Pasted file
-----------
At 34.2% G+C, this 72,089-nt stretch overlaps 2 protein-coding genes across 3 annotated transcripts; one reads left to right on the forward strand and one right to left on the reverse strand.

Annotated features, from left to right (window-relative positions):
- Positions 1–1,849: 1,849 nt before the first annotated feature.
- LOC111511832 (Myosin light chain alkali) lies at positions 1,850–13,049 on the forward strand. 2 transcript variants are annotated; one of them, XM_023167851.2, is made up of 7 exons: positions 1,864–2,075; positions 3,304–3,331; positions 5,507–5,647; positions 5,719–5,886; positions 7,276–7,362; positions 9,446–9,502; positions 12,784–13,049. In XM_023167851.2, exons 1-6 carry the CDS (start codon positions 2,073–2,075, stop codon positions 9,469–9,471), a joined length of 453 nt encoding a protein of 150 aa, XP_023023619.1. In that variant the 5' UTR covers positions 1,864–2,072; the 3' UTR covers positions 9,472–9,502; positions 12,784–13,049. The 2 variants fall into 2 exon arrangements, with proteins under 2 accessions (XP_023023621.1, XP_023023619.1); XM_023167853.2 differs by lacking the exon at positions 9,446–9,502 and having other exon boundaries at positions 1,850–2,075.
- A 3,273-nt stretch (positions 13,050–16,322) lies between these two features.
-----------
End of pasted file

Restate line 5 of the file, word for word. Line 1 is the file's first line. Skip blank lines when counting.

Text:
- A 3,273-nt stretch (positions 13,050–16,322) lies between these two features.